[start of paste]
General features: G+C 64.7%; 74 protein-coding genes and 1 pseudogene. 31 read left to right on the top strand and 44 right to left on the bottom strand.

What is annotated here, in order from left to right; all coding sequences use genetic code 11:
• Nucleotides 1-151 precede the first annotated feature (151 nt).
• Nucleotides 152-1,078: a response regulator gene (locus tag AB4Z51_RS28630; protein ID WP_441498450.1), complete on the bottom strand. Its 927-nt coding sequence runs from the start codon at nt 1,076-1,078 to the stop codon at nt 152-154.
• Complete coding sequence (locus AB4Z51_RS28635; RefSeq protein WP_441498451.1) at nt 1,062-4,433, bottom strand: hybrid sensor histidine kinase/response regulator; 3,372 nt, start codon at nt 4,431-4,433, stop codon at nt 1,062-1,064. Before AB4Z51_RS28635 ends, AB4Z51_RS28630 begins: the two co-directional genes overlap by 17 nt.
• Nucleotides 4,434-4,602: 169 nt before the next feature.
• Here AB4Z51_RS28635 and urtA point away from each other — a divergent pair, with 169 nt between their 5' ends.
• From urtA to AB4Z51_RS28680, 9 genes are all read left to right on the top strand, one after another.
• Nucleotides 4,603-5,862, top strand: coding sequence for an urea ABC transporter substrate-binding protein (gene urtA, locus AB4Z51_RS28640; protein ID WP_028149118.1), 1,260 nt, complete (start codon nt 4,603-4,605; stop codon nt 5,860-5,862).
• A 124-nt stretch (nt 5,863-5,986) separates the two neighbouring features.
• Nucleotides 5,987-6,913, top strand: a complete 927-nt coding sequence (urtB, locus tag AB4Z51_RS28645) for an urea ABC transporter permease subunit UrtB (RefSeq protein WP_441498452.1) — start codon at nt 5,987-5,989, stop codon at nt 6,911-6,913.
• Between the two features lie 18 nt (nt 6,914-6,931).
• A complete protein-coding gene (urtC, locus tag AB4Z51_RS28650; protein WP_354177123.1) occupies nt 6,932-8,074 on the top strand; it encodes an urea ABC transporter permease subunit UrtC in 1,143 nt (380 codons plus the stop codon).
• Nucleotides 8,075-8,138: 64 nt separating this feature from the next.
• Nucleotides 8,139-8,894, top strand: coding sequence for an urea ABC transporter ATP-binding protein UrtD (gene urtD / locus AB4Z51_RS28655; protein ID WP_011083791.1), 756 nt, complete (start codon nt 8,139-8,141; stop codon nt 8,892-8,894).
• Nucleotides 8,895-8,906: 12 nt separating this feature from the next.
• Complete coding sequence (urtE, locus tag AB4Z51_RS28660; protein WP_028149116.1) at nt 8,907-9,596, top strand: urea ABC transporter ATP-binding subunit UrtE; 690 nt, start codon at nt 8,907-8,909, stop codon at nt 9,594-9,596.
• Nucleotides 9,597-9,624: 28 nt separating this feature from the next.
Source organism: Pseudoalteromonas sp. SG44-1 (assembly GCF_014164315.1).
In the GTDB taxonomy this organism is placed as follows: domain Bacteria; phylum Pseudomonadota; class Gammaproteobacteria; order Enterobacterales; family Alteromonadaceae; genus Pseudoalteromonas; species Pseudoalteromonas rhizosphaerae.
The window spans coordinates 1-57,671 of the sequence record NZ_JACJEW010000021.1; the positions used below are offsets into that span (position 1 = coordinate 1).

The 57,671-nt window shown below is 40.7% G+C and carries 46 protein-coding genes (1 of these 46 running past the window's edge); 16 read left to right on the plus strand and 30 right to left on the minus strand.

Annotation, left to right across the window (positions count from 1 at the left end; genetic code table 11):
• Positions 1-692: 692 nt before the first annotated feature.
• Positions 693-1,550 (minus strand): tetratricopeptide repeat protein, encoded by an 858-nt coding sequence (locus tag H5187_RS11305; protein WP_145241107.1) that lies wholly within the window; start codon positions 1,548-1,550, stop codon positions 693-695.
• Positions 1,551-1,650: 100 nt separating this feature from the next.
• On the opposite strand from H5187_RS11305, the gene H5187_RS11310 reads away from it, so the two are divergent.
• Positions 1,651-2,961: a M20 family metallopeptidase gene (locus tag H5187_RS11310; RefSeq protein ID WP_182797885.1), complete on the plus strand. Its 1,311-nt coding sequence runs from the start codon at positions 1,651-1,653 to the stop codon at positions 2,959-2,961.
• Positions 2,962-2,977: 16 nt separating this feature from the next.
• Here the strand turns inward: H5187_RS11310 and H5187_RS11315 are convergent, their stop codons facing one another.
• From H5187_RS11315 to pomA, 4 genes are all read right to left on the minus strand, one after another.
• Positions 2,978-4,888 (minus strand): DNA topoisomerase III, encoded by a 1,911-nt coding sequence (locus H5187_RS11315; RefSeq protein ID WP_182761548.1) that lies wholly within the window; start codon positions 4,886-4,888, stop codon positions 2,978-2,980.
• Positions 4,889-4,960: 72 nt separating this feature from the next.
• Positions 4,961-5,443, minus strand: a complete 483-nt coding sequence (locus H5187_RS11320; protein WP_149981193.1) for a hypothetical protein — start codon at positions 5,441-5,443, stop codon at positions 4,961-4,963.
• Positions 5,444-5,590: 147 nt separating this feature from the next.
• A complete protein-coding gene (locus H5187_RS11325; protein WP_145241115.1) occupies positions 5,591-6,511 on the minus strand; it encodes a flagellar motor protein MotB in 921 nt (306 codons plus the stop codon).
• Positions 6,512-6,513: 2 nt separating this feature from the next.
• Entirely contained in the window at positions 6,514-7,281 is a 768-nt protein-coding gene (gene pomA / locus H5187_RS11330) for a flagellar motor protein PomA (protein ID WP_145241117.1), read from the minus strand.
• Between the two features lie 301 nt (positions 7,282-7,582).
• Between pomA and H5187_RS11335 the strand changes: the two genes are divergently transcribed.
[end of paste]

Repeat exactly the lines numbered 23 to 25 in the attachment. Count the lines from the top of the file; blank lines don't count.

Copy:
Annotation, left to right across the window (positions count from 1 at the left end; genetic code table 11):
• Positions 1-692: 692 nt before the first annotated feature.
• Positions 693-1,550 (minus strand): tetratricopeptide repeat protein, encoded by an 858-nt coding sequence (locus tag H5187_RS11305; protein WP_145241107.1) that lies wholly within the window; start codon positions 1,548-1,550, stop codon positions 693-695.